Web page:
Flash Fiction

Redemption, Part 1 of 5

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Falling. Tumbling. Fire. Burning. Screaming.

The man woke with a start. There was still a residue of anxiety, the vague feeling that he was being pursued, but it was already slipping from his mind, and by the time he rolled over onto his side, it had left him completely.

When he opened his eyes, blackness rushed to fill the vacuum. He panicked. Had he gone blind? He groped for the edges of his mattress and instead made contact with some other smooth surface, soft and pliable, yet firm and unyielding. Where was he?

Memory tickled the periphery of his mind, but each time he reached for it, it would disappear like a mirage.

He scrambled to his feet and wheeled about, searching for something with which to orient himself. After a while he spotted it, a pinprick of light that pierced the darkness like a white-hot needle. Its distance was impossible to judge.

Was it real? He was afraid that if he turned away, that if he did so much as blink, it would disappear into the ether.

But the light stubbornly tugged at his eyes and refused to let go of his gaze. He paused for a moment, unsure, then chased after it.

Ahead, the light grew larger and brighter.

Read Part 2 here.

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Gone

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Everything was fine, until he made a mistake.

It’s gone now, the world, or at least the world he’s always known. A subtle slip of the tongue, one mispronounced syllable, and the universe collapsed. So many lives, squeezed out of existence. Friends. Family. Cities. Nations. Gone.

He tries to undo the damage, to bring them all back. But every word moves the universe one step closer to ruin. At last he stops, too devastated and out of breath to continue. He stands alone in the dark, the world hazy and insubstantial.

He calls the words back, recants the damage wrought by his careless tongue. But once uttered they will not return. The universe will not allow them.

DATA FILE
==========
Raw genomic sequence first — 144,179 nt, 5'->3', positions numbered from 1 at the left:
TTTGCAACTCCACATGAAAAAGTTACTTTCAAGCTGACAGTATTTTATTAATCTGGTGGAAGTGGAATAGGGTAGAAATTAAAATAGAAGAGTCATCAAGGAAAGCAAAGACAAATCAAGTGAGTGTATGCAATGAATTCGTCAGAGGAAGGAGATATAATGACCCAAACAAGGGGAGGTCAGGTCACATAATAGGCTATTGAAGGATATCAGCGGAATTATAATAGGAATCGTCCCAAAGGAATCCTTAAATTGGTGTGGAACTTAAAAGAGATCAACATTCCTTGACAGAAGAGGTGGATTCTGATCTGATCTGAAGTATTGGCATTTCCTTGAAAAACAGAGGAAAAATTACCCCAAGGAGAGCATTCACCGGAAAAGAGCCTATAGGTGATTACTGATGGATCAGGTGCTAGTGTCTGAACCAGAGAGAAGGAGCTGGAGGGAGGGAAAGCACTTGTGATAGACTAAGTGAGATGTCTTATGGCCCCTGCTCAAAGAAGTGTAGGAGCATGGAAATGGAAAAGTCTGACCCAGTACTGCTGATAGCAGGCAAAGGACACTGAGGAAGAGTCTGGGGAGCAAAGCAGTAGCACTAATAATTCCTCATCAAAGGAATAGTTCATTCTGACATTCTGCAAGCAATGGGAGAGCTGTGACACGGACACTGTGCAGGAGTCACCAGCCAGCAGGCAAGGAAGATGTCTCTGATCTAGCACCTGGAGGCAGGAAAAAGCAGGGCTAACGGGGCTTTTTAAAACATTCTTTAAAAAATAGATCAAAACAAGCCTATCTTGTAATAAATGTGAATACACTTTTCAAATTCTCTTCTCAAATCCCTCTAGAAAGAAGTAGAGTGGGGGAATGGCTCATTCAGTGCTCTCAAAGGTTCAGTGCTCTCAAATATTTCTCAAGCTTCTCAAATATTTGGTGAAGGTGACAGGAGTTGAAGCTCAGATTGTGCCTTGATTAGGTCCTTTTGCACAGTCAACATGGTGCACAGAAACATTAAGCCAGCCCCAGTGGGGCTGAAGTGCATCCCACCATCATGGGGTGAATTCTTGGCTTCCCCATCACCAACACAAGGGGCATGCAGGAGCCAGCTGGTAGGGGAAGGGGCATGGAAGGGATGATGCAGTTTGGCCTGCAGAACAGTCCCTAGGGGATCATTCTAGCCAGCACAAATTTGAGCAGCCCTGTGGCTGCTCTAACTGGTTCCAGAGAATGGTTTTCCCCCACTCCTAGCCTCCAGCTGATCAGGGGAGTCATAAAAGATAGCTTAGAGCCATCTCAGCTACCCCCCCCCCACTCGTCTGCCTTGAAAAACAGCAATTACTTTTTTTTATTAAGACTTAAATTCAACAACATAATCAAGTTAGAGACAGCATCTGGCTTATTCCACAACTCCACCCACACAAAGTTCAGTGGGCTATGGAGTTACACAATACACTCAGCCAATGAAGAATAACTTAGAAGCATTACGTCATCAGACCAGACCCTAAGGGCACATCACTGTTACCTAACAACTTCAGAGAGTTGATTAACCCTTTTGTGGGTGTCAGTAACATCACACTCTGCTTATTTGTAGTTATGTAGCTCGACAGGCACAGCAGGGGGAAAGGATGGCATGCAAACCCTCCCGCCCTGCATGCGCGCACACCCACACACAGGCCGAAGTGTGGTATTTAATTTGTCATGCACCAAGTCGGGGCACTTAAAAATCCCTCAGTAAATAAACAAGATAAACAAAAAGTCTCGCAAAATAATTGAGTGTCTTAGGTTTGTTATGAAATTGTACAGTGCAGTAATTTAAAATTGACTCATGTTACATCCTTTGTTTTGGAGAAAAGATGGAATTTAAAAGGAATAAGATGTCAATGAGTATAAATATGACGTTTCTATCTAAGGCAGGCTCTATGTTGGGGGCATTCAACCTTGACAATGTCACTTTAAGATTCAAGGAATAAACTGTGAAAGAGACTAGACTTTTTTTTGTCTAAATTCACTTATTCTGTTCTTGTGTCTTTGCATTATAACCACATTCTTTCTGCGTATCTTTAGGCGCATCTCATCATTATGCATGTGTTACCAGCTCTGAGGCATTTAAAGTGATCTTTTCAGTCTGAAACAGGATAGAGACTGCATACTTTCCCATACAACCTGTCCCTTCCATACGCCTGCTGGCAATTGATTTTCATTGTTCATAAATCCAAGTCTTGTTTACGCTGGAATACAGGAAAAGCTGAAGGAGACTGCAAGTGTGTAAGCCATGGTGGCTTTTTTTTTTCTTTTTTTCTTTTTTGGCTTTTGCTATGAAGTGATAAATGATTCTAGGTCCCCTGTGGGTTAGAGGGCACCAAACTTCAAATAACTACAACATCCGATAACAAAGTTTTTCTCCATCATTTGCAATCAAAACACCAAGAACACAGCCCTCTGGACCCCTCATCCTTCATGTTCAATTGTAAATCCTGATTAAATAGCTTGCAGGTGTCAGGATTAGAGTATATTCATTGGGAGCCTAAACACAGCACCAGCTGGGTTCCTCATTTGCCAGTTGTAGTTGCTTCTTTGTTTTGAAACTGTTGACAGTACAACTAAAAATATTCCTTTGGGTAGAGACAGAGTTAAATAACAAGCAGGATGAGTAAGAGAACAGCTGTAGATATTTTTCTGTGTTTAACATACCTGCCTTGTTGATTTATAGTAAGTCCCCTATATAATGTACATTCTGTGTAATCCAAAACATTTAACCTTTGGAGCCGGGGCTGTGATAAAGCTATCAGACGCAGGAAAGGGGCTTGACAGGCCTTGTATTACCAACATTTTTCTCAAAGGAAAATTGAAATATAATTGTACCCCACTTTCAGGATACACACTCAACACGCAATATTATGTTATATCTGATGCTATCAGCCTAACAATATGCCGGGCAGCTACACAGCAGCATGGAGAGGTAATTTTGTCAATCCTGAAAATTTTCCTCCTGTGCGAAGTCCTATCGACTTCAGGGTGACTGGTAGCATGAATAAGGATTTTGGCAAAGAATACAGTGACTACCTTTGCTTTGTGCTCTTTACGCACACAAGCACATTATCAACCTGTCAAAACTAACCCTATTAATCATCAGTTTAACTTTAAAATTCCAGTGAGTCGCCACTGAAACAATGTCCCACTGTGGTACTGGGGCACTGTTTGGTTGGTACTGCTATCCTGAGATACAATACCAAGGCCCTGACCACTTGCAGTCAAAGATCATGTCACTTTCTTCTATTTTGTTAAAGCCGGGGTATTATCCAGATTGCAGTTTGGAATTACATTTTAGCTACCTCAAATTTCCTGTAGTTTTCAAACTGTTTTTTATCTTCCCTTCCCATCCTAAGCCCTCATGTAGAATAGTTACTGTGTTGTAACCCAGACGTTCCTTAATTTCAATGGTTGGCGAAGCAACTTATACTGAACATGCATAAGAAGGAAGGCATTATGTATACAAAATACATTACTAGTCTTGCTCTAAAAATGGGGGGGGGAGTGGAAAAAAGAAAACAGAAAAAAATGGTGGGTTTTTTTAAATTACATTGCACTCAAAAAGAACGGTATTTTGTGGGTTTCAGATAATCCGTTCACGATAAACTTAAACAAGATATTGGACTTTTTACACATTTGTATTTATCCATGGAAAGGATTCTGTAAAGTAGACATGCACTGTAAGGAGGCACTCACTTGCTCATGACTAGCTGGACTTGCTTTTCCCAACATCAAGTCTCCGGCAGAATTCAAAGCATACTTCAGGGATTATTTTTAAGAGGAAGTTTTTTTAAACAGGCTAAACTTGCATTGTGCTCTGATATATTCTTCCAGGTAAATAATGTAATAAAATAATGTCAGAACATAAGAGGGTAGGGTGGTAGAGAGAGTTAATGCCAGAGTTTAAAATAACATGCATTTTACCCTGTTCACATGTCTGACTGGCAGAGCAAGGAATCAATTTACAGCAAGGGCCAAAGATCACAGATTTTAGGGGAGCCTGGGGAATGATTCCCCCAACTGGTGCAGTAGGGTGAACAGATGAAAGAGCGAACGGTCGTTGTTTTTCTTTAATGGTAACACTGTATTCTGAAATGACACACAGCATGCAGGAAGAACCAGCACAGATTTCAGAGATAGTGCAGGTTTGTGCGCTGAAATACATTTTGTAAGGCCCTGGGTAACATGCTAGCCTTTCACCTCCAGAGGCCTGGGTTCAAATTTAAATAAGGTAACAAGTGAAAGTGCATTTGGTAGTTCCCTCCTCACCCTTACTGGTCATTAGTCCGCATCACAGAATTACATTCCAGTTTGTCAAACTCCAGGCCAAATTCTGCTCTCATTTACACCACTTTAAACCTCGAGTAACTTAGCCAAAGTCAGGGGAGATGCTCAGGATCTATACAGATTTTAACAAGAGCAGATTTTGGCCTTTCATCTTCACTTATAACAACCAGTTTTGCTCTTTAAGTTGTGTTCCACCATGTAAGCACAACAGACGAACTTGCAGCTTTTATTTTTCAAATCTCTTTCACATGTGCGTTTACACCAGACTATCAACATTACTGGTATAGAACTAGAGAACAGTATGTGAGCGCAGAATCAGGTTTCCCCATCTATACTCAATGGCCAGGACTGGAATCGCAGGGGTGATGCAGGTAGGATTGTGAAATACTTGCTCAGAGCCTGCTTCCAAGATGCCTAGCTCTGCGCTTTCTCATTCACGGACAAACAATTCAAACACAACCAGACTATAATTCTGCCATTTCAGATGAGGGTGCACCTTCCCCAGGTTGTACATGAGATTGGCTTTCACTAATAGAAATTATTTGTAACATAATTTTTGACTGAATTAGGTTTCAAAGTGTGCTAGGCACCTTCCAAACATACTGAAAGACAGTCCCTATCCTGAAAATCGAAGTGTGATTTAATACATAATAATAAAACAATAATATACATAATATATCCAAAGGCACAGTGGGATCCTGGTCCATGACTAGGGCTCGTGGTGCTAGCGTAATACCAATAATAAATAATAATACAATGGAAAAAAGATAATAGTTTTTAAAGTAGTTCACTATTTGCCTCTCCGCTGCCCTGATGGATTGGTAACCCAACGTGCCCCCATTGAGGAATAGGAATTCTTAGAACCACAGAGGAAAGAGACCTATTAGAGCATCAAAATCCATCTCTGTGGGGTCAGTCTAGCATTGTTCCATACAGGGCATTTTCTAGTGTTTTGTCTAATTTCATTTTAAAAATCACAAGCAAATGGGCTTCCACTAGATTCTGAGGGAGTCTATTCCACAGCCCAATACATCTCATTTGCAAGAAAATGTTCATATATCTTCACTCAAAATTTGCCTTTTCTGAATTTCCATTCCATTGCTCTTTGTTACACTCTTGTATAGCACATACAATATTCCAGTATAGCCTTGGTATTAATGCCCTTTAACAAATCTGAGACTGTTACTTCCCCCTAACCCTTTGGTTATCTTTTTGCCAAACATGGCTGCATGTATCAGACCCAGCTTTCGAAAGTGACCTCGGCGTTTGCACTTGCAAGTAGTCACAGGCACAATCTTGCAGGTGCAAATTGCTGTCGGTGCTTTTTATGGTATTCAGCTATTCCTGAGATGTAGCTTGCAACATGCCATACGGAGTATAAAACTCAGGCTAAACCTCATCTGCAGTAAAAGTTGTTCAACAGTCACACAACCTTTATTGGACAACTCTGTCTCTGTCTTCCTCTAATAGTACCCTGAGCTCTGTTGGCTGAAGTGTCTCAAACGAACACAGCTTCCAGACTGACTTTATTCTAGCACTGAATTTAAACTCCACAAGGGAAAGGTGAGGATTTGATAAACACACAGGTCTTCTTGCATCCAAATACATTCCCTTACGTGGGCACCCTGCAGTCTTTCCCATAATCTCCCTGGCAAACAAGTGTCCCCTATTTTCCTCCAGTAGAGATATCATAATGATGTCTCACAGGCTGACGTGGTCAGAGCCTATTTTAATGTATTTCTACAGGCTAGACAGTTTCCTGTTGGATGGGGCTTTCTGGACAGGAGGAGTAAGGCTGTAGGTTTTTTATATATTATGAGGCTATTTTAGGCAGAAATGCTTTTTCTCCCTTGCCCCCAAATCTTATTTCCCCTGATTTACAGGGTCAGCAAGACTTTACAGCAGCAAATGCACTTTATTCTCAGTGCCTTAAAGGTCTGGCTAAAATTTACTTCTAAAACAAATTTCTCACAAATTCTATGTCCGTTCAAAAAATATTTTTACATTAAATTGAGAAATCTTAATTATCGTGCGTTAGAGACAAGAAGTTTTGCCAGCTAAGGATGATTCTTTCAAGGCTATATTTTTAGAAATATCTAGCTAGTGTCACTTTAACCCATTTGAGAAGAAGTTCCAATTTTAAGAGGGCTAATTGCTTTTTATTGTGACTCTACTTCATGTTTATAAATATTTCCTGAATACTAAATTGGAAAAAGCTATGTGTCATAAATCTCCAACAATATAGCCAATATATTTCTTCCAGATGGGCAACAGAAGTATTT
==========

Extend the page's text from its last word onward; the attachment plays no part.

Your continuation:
He surveys the empty void. He does not speak again.

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Afraid of the Dark

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Mom tells me not to be afraid of the dark. But I know better.

“There’s nothing that can hurt you,” she says with a smile before kissing me on the forehead and closing the door behind her. That’s when I pull the covers over my head like a burial cloth and lie awake with my eyes open until I see the light again.

Once, I took her at her word and slept with the covers off. I trusted her then, was sure that if she said something it must be true. I’d begun to drift, to straddle the world of dreams in freedom and peace.

That was when I heard a voice.

“Christian,” it said, sounding like the rustling of dry leaves.

My eyes popped open.

“Christian, come to me. We’ll have fun together, you and I.”

I threw the blanket over myself like a ward, praying it would be enough to protect me.

“Christian,” it said again, a low susurrus whisper. “I’m here in the dark, waiting for you. Won’t you come? You’ll never have to sleep again. We can play, you and I. We’ll have so much fun.”

That was when I learned the truth, that there are things in the dark that can hurt you, that mothers and fathers don’t always know everything.

I didn’t sleep that night, and I don’t know if I’ll ever sleep again.

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